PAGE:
The Shutdown Is Over But Could Still Ruin Holiday Shopping

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The lingering effects of the federal shutdown, combined with a general lack of confidence in both the economy and the ability of our nation’s political leaders to avoid gridlock, means that retailers are looking at a less-than-jolly holiday shopping season.

According to ShopperTrak, the 16-day federal shutdown caused plenty of shoppers to think twice about heading to the malls and running up a bill on the credit card. During the two weeks when the shutdown was in effect, foot traffic at stores was down 7.1% to 7.5% compared to the same weeks the year before. In the heart of the storm in Washington, D.C., traffic was down year over year as much as 11.4%.

Even though the shutdown has been put to a close and the government has gotten back to business, however, it hasn’t been business as usual for retailers. The effects of the shutdown may linger for weeks, perhaps even months. “We expect that it will take some time and revised strategies for retailers to recover from the impact the government shutdown had on sales and store traffic,” said ShopperTrak founder Bill Martin.

Survey data released by the National Retail Federation indicated that the average consumer will spend 2% less on holiday purchases this year compared to 2012, and both political gridlock and the state of the economy—which are closely related, of course—are affecting consumer behavior at the mall. Slightly more than half of consumers said the economy would impact their holiday spending; of those affected, four out of five said they’d be spending less.

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Perhaps the most telling data point is one about “self-gifting,” the annual tradition among more shoppers to go holiday shopping—for themselves. The trend has been on the rise for years, but this year “only” 57% of consumers said they’d be self-gifting, compared to 59% in 2012, and the average self-gifter will treat themselves to the tune of $129.62, down from a high of $140.43 in 2012.

The shift isn’t taking place because consumers are suddenly growing less selfish. It appears to be the result of general uncertainty about the economy, due partly thanks to the federal shutdown, and partly thanks to fears that gridlock (and perhaps even another shutdown) could resurface in January, when the current budget expires.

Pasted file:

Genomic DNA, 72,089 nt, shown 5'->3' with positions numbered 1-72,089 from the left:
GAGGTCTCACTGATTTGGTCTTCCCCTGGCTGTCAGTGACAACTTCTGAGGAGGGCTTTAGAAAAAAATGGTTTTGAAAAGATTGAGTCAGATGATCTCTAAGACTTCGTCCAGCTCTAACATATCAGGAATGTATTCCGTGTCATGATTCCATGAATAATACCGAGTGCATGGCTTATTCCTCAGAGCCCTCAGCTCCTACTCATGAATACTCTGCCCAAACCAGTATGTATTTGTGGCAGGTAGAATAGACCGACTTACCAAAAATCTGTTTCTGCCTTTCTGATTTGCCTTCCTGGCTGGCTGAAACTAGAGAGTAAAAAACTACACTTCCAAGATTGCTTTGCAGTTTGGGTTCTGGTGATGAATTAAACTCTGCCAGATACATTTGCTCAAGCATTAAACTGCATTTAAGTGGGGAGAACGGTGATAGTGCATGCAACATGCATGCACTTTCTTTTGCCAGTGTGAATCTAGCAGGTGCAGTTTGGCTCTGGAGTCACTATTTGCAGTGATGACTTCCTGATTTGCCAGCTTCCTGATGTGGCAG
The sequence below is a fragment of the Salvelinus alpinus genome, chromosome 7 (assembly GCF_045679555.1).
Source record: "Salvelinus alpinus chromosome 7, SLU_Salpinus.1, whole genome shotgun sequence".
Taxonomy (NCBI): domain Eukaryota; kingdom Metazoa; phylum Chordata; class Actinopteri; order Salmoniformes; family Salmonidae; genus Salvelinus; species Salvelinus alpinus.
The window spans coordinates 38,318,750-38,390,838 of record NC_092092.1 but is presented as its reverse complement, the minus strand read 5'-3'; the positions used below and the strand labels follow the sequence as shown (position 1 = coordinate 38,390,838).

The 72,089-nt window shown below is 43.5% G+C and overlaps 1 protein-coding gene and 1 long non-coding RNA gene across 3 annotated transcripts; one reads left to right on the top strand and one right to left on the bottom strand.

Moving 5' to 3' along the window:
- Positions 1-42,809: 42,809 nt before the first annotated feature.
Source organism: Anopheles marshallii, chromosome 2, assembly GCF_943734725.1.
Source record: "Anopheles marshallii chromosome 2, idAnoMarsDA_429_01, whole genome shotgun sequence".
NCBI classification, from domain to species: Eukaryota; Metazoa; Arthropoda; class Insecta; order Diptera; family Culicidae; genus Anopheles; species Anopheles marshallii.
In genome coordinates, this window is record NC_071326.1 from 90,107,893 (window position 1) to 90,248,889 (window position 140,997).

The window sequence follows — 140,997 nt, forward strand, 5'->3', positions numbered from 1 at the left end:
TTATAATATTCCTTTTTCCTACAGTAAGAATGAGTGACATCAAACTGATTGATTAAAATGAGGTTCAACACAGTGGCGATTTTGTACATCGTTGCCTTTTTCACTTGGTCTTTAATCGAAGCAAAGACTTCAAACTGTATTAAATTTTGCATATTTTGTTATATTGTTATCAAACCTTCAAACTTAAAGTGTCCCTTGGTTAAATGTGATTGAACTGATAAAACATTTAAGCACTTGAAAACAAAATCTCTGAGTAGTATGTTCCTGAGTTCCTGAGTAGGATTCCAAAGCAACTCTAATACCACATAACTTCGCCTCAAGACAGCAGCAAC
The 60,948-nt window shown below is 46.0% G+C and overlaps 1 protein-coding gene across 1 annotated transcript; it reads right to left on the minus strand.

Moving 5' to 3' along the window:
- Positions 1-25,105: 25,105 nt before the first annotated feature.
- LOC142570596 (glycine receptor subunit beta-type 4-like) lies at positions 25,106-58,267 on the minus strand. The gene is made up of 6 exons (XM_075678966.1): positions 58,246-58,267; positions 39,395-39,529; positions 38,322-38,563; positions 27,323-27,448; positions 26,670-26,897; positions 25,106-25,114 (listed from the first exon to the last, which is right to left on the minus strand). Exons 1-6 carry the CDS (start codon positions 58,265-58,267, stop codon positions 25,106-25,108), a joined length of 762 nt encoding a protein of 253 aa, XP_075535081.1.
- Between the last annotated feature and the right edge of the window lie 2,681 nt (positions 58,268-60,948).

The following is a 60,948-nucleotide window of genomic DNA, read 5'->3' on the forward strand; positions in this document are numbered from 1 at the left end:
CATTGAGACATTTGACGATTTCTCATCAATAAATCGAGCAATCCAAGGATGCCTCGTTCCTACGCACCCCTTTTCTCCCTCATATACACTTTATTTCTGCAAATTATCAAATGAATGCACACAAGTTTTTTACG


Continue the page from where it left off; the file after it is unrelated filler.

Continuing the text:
According to a new survey, 72% of Americans are holding back on spending, and the most popular reasons they are doing so are stagnant income, the need to save more, and concerns about the economy. All of which bodes poorly for the 2013 holiday shopping season.

The New York Times recently focused on how the shutdown and general worries about the economy are likely to wreak havoc on online retailers’ business in particular. “The shutdown eroded two years of gains in consumer confidence,” Colin Gillis, a BCG Partners analyst told the Times. “But that doesn’t really mean they’re not going to go out and spend as much over the holidays. That’s one thing I’ve learned about Americans: they love to buy.”

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Still, if consumers had more confidence in the economy, if they believed their jobs were secure, and if they had faith that the politicians in Washington would not make a mess of things, retailers would be in for a far more robust holiday season. Some insist that malls and e-retailers will take a hit in the months ahead.

“To move the economy forward, we need a strong consumer. If a consumer can’t rely on his or her job … they aren’t going to spend,” Bradley Turner, a Moody’s Analytics associate economist, explained to the Baltimore Sun, in a story discussing the longer-term effects of the federal shutdown. “It’s going to be a pretty weak holiday season.”